The rugged ranges and coastline of the eastern North West region is one of the world's last true wilderness areas, with some parts still truly isolated even today.

Yet most of this ancient land can be discovered on four-wheel-drive tours, small-scale cruises and by air with scenic flights.

Enjoy a week in comfort by choosing luxurious station-style accommodation, ranging from homestead to wilderness cabins, or a stunning resort in coastal seclusion.

Luxury cruising is another wonderful way to enjoy this part of the state, and a great alternative to this itinerary with cruises lasting from five days up to two or three weeks.

Duration: 7 days

Day 1: Perth to Kununurra

From Perth, the simplest way to reach Kununurra, the hub of the north-west region, is via one of the daily connecting flights from Broome.

The transfer to your accommodation will no doubt be an experience in itself - often by air over incredible landscapes, providing a taste of what's to come over the next few days.

Settle in for an evening under the stars - this region seems to have more than its fair share - and the freshest air you've breathed in a long time.

Overnight: Kununurra

Day 2: Bungle Bungles, Lake Argyle back to Kununurra

Some of the most stunning areas of this region can only be properly viewed from the air.

Take a scenic flight to the World Heritage listed Bungle Bungle range, in Purnululu National Park.

These incredible sandstone domes striped orange and grey have formed over 20 million years.

Most flights will take you over the impressive Lake Argyle, stopping off for a tour of the world's largest diamond producer.

The mine is famous for its pink diamonds, which range in colour from light champagne to rose red.

Overnight: Kununurra

Day 3: Lake Argyle, Ord River back to Kununurra

Return to Lake Argyle - by boat this time - to explore the diverse eco system.

Several times bigger than Sydney Harbour and classified as an inland sea, this glassy lake seems to go on forever.

Make a day of it on a cruise that takes in the upper reaches of the Ord River, with lunch provided.

Wildlife on the lake's 90 islands and along the banks of the river includes freshwater crocodiles and rock wallabies.

The Argyle Homestead Museum is worth a visit.

Located a short distance from the Lake Argyle Village, the Homestead is the original home of the Durack family, who were pioneer pastoralists in the area.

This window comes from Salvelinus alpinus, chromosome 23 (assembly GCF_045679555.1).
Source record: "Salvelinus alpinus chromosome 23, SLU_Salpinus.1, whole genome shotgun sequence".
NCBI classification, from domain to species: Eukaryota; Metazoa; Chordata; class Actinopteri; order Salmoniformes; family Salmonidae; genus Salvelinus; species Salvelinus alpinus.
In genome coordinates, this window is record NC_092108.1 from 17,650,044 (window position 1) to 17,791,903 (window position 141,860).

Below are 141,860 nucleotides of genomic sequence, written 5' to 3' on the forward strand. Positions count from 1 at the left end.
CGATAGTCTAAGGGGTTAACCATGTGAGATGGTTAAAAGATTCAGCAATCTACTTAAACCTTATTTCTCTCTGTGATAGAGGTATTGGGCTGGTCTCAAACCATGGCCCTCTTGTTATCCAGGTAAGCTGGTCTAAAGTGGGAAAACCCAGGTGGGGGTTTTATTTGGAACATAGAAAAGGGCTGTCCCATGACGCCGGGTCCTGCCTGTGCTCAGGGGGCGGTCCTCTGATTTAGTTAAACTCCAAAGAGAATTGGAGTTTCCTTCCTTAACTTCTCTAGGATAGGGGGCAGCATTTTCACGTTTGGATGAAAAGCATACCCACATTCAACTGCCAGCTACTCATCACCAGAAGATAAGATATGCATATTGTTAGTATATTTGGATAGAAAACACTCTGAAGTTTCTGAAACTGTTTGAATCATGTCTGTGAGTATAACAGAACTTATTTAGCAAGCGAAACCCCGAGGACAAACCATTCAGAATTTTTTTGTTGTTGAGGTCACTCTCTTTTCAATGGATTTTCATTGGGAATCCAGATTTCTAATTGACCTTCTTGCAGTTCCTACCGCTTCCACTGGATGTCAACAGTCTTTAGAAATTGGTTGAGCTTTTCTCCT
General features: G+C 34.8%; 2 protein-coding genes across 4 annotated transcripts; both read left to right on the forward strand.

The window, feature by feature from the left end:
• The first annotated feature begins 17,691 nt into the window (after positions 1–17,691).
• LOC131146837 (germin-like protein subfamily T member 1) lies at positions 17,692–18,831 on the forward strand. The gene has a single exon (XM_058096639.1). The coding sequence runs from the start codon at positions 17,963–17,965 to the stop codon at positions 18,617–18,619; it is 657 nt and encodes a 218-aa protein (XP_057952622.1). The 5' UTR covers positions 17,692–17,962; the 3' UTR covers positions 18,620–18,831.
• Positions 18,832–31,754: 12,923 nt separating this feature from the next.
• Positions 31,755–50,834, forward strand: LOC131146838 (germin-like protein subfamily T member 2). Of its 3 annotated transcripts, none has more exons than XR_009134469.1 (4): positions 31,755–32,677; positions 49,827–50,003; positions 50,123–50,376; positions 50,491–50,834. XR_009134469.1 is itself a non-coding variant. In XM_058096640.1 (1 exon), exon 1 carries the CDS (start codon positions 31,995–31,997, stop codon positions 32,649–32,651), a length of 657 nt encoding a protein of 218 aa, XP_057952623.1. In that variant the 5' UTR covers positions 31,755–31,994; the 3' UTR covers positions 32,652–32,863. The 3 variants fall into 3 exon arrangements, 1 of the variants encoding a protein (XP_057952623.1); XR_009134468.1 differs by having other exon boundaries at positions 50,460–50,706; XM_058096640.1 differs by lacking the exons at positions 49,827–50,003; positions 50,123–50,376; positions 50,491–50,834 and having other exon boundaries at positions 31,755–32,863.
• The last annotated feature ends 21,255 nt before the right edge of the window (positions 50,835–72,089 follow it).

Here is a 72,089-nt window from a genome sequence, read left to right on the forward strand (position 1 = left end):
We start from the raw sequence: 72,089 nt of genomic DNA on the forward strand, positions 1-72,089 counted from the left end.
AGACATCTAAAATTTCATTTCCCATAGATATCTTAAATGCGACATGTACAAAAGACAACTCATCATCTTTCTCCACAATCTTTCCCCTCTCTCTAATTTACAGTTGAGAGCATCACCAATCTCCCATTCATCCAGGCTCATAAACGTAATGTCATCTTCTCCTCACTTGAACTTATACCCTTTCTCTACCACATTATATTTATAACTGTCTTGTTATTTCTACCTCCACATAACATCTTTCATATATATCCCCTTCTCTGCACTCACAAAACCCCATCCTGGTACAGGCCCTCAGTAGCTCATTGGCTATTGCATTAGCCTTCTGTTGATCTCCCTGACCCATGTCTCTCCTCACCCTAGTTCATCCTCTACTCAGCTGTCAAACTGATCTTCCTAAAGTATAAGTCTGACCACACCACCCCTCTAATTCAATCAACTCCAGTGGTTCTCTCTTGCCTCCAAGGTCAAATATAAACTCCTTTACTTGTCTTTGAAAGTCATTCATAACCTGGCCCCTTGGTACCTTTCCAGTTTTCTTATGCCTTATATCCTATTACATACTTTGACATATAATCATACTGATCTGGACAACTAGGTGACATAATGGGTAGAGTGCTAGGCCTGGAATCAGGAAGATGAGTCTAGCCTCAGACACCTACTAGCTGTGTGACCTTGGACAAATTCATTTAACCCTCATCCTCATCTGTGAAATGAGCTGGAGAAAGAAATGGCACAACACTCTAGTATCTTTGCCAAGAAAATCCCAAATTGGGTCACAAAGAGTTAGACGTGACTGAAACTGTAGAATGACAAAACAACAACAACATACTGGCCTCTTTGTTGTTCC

The home was relocated to higher ground before the original site was flooded.

Overnight: Kununurra

Day 4: Cockburn Range, Carr Boyd Range, Wyndham back to Kununurra

Pack a picnic lunch and hit the road today with a four-wheel-drive tour into the ranges.

The roads can be rough and some areas remote, so join a tour or contact the Department of Conservation and Land Management for advice.

The Cockburn Range is fantastic for walking, with its steep-sided gorges and fiery red rock formations that play with the light.

The Carr Boyd Range, near Kununurra, has permanent flowing creeks, safe swimming and refreshing waterfalls.

Wyndham, the northern-most town in Western Australia, is located approximately an hours drive from Kununurra.

Head there toward the end of the day, taking time to stop at Parry Lagoon, a site where you'll be able to observe hundreds of waterbirds and other local bird species from a boardwalk and bird hide.

If you arrive at Wyndham at sunset, head to the Five Rivers Lookout, a hill near the entry to town which gives you a spectacular view of the Rivers King, Pentecost, Durack, Forrest and Ord.

The rivers meet here before emptying into the Cambridge Gulf.

Overnight: Kununurra

Day 5: Kununurra

It's been an active few days, so take it easy today.

Take advantage of on-site facilities, which might include cliffside or thermal pools, excellent barramundi fishing or gentle horse riding.

Located around town are a number of art galleries, both indigenous and non-indigenous, as well as shops which sell local goods, including beautiful Argyle diamonds.

Mirima National Park, also known as the miniature Bungle Bungles, is close to the centre of town and includes a number of short walks through the interesting rock formations.

In season a visit to one of the many farms on the Weaber Plain will give a view of this extremely rich agricultural area, as well as a taste of the local tropical produce which includes mangoes, paw paws, and bananas.

Overnight: Kununurra

Day 6: Mitchell Falls, King George Falls, King Cascade, Prince Regent River back to Kununurra

Return to the air again today for a must-do flight over the heart-racing Mitchell Falls, taking in the coastline and the King George Falls or flying over the King Cascade and the Prince Regent River.

Tours can include a stop for lunch at the Drysdale River Station.

Look for an operator who can transfer you to helicopter for a closer look at the falls, landing on the Mitchell Plateau to discover Aboriginal rock art in the caves and to cool off in the river.

Overnight: Kununurra

Day 7: Kununurra to Perth

It's time for the trip back to Perth, if you can drag yourself away.

We don't call it the magnetic north for nothing.

At either the beginning or end of your itinerary, try to fit in a day trip from Broome to Geikie Gorge.

Aboriginal guided tours take you by boat along the 30 metre deep limestone gorge, where you'll see freshwater crocodiles basking and learn more about the ancient history and indigenous heritage of the area.

If driving back to Perth, allow two or three days, including rest breaks or head 12 hours to Broome to catch a direct flight back instead.

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